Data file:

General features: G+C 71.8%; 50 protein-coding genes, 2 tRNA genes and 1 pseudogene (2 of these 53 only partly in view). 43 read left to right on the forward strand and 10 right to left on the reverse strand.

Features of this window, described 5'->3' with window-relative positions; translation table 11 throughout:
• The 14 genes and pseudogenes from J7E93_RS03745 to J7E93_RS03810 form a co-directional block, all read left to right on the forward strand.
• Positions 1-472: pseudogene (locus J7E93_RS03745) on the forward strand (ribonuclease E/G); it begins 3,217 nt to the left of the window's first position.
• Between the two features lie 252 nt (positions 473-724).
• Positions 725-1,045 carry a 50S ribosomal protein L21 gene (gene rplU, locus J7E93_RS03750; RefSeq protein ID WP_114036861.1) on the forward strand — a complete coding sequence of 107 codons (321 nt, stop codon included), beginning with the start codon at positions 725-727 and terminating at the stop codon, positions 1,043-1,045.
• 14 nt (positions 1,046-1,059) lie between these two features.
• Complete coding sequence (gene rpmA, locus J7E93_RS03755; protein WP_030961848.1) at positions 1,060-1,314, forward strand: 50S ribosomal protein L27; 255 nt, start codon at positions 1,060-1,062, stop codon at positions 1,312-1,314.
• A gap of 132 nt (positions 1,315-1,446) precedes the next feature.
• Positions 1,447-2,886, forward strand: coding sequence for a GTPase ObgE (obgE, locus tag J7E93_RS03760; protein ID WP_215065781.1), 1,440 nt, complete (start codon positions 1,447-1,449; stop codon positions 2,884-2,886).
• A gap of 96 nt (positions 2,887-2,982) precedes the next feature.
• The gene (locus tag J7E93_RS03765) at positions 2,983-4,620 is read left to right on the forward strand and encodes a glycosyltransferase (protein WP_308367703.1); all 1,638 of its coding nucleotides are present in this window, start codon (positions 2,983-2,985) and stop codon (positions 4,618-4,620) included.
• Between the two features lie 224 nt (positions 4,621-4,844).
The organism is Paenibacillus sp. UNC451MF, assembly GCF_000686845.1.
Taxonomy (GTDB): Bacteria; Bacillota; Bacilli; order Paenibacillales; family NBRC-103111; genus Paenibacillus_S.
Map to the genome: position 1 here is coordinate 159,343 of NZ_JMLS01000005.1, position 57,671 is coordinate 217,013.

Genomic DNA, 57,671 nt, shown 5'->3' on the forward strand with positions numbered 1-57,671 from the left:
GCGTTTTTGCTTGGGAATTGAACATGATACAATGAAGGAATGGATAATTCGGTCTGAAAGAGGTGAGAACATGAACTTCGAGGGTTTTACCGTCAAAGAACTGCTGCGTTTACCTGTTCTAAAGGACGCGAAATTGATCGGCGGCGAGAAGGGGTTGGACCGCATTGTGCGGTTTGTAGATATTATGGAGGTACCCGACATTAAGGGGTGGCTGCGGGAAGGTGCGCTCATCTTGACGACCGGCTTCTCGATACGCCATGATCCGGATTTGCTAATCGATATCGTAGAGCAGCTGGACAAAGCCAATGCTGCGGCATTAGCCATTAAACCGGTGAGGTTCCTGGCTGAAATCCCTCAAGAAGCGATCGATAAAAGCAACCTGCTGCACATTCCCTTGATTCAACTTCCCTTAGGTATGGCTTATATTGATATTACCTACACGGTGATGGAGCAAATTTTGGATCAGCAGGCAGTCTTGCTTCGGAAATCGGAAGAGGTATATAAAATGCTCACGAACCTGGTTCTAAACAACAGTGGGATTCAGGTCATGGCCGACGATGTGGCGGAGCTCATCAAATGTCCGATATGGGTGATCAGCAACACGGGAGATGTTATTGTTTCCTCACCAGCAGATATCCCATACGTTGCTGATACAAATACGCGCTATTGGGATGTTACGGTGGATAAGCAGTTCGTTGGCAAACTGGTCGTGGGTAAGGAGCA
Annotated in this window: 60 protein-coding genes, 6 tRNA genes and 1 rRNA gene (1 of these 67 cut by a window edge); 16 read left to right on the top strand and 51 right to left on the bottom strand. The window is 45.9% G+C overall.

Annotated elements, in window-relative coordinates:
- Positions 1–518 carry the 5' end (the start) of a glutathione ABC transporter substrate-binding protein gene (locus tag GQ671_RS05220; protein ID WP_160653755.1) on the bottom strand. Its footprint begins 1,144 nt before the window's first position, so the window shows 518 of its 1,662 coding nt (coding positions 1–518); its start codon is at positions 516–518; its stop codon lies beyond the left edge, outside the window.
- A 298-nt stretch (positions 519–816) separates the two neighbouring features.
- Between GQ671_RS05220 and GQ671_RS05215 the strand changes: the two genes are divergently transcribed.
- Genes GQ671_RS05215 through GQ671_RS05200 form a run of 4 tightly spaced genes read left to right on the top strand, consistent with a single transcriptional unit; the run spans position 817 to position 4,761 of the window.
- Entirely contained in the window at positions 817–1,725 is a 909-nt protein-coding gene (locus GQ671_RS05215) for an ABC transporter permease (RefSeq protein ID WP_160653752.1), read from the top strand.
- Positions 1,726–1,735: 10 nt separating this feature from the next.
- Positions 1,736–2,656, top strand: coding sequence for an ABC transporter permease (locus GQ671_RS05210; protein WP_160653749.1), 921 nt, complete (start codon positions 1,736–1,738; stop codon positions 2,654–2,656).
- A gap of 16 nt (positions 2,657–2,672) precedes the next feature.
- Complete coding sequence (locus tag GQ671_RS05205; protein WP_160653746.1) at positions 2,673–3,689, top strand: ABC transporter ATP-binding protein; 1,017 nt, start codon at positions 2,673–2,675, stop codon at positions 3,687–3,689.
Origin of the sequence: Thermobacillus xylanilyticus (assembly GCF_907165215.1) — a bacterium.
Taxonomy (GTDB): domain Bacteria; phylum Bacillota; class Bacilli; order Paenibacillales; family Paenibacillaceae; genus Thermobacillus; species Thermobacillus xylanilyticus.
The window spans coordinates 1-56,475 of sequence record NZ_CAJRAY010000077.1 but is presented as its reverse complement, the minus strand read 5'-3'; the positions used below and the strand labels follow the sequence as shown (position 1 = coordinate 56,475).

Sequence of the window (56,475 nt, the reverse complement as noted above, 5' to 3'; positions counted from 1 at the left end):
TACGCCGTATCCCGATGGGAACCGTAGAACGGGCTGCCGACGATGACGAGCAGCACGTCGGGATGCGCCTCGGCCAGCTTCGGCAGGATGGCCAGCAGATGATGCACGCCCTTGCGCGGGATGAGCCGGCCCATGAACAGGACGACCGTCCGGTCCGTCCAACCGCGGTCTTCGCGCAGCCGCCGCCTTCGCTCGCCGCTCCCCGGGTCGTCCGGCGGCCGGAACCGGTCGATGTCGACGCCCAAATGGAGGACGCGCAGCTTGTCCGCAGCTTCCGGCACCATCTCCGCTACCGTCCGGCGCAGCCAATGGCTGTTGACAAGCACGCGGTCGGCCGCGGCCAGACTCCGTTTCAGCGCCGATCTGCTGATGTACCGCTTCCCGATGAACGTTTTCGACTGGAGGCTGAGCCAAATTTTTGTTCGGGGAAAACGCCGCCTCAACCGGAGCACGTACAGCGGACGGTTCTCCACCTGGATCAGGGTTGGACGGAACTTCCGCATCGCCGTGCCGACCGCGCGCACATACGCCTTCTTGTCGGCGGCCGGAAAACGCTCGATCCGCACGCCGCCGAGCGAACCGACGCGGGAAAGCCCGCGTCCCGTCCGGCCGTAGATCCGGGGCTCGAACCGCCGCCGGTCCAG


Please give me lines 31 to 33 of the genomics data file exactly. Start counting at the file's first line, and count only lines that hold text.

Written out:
Taxonomy (GTDB): domain Bacteria; phylum Bacillota; class Bacilli; order Paenibacillales; family Paenibacillaceae; genus Thermobacillus; species Thermobacillus xylanilyticus.
The window spans coordinates 1-56,475 of sequence record NZ_CAJRAY010000077.1 but is presented as its reverse complement, the minus strand read 5'-3'; the positions used below and the strand labels follow the sequence as shown (position 1 = coordinate 56,475).

Sequence of the window (56,475 nt, the reverse complement as noted above, 5' to 3'; positions counted from 1 at the left end):